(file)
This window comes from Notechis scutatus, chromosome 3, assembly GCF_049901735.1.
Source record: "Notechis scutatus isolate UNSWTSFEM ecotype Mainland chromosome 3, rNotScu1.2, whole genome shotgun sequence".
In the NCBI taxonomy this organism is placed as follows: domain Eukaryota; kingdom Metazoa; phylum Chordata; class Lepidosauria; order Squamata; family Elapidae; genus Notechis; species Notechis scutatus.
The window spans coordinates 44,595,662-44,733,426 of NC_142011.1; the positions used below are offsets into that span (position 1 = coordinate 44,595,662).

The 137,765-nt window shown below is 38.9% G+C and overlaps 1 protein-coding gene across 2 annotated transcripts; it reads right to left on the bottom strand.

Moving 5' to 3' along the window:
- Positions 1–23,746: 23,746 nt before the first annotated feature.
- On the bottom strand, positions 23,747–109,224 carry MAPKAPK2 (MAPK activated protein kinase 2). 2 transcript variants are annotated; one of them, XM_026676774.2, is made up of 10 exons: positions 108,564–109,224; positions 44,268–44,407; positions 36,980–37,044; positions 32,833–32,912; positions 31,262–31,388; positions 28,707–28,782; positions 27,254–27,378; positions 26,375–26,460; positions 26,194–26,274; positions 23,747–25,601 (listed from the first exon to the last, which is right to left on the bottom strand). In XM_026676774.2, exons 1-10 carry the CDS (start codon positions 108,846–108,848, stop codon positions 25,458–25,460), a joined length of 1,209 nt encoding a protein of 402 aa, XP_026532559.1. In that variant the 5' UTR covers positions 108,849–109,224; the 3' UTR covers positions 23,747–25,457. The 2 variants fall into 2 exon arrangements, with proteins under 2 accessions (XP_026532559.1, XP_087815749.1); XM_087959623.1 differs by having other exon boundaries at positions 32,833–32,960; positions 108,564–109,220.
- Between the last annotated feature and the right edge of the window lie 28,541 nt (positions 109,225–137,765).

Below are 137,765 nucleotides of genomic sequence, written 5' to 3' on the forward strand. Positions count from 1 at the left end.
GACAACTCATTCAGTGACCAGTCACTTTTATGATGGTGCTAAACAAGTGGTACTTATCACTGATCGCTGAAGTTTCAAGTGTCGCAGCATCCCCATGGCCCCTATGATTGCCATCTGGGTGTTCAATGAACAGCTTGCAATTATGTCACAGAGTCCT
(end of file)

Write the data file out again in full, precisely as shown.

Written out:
This window comes from Notechis scutatus, chromosome 3, assembly GCF_049901735.1.
Source record: "Notechis scutatus isolate UNSWTSFEM ecotype Mainland chromosome 3, rNotScu1.2, whole genome shotgun sequence".
In the NCBI taxonomy this organism is placed as follows: domain Eukaryota; kingdom Metazoa; phylum Chordata; class Lepidosauria; order Squamata; family Elapidae; genus Notechis; species Notechis scutatus.
The window spans coordinates 44,595,662-44,733,426 of NC_142011.1; the positions used below are offsets into that span (position 1 = coordinate 44,595,662).

The 137,765-nt window shown below is 38.9% G+C and overlaps 1 protein-coding gene across 2 annotated transcripts; it reads right to left on the bottom strand.

Moving 5' to 3' along the window:
- Positions 1–23,746: 23,746 nt before the first annotated feature.
- On the bottom strand, positions 23,747–109,224 carry MAPKAPK2 (MAPK activated protein kinase 2). 2 transcript variants are annotated; one of them, XM_026676774.2, is made up of 10 exons: positions 108,564–109,224; positions 44,268–44,407; positions 36,980–37,044; positions 32,833–32,912; positions 31,262–31,388; positions 28,707–28,782; positions 27,254–27,378; positions 26,375–26,460; positions 26,194–26,274; positions 23,747–25,601 (listed from the first exon to the last, which is right to left on the bottom strand). In XM_026676774.2, exons 1-10 carry the CDS (start codon positions 108,846–108,848, stop codon positions 25,458–25,460), a joined length of 1,209 nt encoding a protein of 402 aa, XP_026532559.1. In that variant the 5' UTR covers positions 108,849–109,224; the 3' UTR covers positions 23,747–25,457. The 2 variants fall into 2 exon arrangements, with proteins under 2 accessions (XP_026532559.1, XP_087815749.1); XM_087959623.1 differs by having other exon boundaries at positions 32,833–32,960; positions 108,564–109,220.
- Between the last annotated feature and the right edge of the window lie 28,541 nt (positions 109,225–137,765).

Below are 137,765 nucleotides of genomic sequence, written 5' to 3' on the forward strand. Positions count from 1 at the left end.
GACAACTCATTCAGTGACCAGTCACTTTTATGATGGTGCTAAACAAGTGGTACTTATCACTGATCGCTGAAGTTTCAAGTGTCGCAGCATCCCCATGGCCCCTATGATTGCCATCTGGGTGTTCAATGAACAGCTTGCAATTATGTCACAGAGTCCT